A few weeks ago a video circulated over the Internet showing a professional soccer player, in fact one of those many call "a legend", a famous master, beat his girlfriend while he was, apparently, totally drunk.

The video in question quickly became popular, and got comments (both positive and negative) as it began to be shared over the internet and especially on social media, as it always happens in these situations.

But regardless of the comments the video generated, what really struck me was having the opportunity to confirm yet again how anyone equipped with a smartphone, a tablet or any similar device, and simply with an internet connection and any social media account, can become a broadcaster for all kind of situations, both true and false, real or invented.

And it’s something that all of us, and I really mean ALL of us, should take into consideration, whether or not we’re running a business: Any person with whom we interact, whether in a positive or negative way, on a professional or personal level, has complete capacity (if they want) to share their own opinions with the community who follows them, and can thus become either an "ambassador" for your company, in the best case; or your "worst nightmare."

It’s a decision that is exclusively on their hands. And that's the big risk (or the great opportunity) for your company’s reputation and even for yourself.

With great powers, come great responsibilities.

But today I want to focus not on your side as a business owner, but on that of the individual who buys things in businesses of all kinds, from that very same shop where you go to do your weekly grocery shopping, up to the workshop you take your car to for repairs.

The immense power that we have to share our opinions over social networks should be used very judiciously.

And even though I feel it’s great that all of us, as consumers and citizens, have the ability to share with the world what we don’t like, what we feel not to be fair, it also looks terrifying to me that any person, at any time and from anywhere in the world - and simply moved by an emotional outburst, or by sheer bad intentions, can put in jeopardy you business’ reputation and even your own reputation, both as a person and a professional.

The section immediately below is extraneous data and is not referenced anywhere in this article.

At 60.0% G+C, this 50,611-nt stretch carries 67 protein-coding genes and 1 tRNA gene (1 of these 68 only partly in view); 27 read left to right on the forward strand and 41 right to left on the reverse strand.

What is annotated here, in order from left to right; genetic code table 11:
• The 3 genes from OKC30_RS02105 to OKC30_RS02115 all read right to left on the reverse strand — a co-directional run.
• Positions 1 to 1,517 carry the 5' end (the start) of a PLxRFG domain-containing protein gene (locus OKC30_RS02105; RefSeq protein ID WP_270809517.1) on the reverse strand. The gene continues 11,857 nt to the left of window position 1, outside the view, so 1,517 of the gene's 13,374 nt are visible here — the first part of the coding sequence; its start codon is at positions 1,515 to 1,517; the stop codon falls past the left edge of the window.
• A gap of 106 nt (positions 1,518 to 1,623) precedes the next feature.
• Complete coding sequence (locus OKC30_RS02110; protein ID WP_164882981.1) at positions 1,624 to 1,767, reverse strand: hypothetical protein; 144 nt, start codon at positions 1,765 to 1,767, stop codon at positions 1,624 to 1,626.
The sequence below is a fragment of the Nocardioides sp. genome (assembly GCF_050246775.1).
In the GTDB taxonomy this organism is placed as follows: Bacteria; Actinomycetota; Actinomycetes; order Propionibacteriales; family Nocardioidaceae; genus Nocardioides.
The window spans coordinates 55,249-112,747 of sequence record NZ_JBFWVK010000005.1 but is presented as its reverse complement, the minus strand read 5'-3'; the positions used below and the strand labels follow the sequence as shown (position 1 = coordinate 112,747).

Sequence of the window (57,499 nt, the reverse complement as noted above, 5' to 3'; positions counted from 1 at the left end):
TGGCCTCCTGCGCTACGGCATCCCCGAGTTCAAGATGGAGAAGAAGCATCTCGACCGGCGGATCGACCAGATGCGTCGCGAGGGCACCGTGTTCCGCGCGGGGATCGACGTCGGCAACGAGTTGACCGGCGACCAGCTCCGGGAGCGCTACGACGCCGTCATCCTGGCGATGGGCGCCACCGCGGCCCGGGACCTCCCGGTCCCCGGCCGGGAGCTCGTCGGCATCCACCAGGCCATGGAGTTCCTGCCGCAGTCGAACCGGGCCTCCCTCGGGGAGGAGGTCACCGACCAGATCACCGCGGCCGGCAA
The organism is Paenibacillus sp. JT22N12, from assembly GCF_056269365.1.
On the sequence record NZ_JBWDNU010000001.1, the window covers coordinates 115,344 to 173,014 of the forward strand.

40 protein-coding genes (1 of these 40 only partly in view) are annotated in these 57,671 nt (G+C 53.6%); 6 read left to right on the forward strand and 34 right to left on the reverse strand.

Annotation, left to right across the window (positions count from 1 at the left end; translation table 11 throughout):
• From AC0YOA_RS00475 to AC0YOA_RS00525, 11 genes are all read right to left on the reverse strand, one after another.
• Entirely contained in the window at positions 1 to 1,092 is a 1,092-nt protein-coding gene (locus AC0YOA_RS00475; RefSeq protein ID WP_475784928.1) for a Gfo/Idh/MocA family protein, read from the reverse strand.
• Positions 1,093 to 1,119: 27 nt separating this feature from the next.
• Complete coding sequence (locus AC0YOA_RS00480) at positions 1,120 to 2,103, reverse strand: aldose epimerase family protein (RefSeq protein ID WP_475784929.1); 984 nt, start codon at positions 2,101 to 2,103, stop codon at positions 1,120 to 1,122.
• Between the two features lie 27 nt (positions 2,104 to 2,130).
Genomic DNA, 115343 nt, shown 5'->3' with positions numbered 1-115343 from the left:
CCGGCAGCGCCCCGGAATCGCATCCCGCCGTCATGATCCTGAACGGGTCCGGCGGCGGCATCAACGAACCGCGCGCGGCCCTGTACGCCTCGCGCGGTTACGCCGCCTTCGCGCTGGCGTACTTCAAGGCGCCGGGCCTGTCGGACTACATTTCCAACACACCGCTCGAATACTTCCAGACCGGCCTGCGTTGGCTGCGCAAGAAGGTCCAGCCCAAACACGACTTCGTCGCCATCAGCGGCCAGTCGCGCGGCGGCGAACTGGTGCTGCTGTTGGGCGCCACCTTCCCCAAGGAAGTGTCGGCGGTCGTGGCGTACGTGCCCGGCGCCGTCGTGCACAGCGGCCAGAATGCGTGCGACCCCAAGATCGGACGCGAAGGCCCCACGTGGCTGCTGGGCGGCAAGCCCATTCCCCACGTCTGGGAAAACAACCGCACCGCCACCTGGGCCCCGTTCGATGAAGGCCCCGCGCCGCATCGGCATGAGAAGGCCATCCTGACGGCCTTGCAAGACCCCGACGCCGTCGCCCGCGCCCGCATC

It comes to my mind the moment when Jor-El tells his son Kal-el (if you’re not familiar with the names, I’m talking about Superman, the flying superhero) that the latter had great powers that no other human being had, nor could ever have, and because of that, those superpowers were to be used responsibly and only to make good things.

And as every time I make statements like these one, I will share with you a story I read about a while ago on an english written blog.

The case of the irritable passenger who was just having a very bad day.

As I said, some time ago I read an article in which a girl related what had happened to her one day she had arrived late to the airport for a flight she needed to take to another city.

Of course, when she finally made it to her flight’s gate, it was already closed. She then approached one of the officers at the ticket counter asking for help, because she really had to get on that plane in a hurry, but the agent told her there was nothing he could do at that time, because the flight was already closed.

The girl, on her frustration and urgency, lost control, got upset and began to complain. Think of the situation: The airline employee trying to respect and hold to his company’s policy, our frustrated girl trying to get on the plane, some things were said, some words were crossed, and it all exploded.